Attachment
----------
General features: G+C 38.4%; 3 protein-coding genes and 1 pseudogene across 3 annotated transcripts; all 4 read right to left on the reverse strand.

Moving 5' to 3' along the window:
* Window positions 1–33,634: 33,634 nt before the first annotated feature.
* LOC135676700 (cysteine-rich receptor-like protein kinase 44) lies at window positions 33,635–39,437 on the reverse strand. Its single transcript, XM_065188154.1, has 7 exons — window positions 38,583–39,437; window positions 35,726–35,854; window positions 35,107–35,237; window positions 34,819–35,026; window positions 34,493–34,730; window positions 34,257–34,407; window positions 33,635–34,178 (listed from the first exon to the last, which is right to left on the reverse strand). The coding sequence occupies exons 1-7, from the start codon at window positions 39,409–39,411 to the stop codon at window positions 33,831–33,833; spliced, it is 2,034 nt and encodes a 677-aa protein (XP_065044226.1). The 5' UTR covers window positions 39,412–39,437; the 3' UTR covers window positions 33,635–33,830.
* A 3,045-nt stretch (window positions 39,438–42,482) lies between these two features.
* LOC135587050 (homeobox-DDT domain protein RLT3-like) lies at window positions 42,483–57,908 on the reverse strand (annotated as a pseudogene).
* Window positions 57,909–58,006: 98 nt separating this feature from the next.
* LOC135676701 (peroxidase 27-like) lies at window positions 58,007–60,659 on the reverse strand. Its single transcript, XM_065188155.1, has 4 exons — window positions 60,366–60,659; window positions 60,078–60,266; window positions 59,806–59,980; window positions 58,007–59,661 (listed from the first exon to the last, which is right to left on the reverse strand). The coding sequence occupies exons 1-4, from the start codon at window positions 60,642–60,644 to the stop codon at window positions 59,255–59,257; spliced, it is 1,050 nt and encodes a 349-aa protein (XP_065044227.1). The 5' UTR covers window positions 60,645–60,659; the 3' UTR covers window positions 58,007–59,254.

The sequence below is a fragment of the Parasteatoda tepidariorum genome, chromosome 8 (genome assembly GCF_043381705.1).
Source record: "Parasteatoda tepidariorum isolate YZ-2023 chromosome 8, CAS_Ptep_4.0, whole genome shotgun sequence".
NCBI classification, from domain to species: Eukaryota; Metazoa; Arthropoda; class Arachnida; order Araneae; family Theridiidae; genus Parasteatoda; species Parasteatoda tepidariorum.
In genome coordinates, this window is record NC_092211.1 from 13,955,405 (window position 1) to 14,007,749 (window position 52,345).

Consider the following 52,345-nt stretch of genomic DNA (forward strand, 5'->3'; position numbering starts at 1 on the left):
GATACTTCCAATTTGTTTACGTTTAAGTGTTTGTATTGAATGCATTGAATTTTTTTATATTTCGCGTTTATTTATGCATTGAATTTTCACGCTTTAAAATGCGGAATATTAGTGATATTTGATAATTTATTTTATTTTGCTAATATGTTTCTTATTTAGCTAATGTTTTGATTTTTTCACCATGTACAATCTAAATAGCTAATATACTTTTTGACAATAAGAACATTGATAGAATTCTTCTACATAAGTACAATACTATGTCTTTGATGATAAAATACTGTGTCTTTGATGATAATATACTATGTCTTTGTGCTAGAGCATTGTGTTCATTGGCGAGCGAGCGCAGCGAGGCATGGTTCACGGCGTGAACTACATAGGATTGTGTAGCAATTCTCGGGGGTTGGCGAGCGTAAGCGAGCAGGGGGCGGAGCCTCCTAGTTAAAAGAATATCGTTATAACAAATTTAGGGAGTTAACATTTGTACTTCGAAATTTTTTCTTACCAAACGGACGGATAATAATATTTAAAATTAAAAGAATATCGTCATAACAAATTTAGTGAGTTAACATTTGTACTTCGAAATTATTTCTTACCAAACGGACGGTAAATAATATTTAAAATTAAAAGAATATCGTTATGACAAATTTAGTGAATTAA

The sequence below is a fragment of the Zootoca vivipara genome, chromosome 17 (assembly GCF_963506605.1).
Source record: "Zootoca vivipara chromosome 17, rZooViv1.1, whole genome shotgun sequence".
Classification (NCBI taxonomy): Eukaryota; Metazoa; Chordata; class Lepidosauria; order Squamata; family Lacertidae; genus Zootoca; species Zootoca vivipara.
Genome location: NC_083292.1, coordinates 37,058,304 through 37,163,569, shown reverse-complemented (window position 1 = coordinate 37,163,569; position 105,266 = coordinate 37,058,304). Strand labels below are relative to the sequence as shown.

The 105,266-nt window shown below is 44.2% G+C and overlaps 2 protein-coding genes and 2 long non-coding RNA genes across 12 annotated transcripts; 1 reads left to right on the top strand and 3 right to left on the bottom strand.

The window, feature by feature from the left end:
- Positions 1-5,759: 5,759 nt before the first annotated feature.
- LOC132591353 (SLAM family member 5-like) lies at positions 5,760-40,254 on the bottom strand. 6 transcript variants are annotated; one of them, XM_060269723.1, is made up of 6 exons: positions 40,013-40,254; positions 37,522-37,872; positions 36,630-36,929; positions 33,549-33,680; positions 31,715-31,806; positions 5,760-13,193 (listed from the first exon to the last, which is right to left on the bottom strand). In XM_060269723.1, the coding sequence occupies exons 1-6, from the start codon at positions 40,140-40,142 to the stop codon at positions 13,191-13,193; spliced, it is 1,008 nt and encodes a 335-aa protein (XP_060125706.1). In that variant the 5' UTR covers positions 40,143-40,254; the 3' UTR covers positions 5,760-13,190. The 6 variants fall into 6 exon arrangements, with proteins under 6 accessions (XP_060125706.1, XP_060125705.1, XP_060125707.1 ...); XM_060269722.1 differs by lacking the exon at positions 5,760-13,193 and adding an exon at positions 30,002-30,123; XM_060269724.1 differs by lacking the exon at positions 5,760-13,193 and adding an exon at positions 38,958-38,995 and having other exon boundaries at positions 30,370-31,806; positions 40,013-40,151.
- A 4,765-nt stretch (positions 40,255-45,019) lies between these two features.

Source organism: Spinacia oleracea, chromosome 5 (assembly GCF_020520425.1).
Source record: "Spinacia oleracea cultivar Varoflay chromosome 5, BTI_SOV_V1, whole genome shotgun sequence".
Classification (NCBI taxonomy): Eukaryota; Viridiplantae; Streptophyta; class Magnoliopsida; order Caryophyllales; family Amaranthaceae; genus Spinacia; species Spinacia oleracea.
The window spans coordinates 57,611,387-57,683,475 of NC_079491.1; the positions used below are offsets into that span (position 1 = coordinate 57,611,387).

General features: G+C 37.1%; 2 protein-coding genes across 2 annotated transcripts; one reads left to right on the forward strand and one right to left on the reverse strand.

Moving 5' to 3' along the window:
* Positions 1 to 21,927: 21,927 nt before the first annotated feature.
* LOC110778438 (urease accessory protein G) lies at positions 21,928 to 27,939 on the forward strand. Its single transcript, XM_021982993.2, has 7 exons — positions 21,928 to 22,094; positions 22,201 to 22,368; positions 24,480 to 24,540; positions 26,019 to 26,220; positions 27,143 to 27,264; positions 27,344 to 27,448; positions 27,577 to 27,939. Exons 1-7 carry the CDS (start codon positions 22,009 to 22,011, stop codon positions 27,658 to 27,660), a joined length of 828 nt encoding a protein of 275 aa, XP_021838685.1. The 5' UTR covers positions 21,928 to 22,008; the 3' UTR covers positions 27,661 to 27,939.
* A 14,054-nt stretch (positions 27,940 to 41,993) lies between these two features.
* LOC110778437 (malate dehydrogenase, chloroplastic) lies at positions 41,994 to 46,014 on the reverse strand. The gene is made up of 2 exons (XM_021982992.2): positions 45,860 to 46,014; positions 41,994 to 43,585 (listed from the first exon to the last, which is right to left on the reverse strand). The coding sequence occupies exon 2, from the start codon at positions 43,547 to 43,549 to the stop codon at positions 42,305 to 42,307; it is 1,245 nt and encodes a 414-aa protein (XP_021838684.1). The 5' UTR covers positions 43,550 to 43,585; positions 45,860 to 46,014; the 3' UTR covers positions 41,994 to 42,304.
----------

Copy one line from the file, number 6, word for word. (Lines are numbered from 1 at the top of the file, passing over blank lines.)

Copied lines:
* LOC135587050 (homeobox-DDT domain protein RLT3-like) lies at window positions 42,483–57,908 on the reverse strand (annotated as a pseudogene).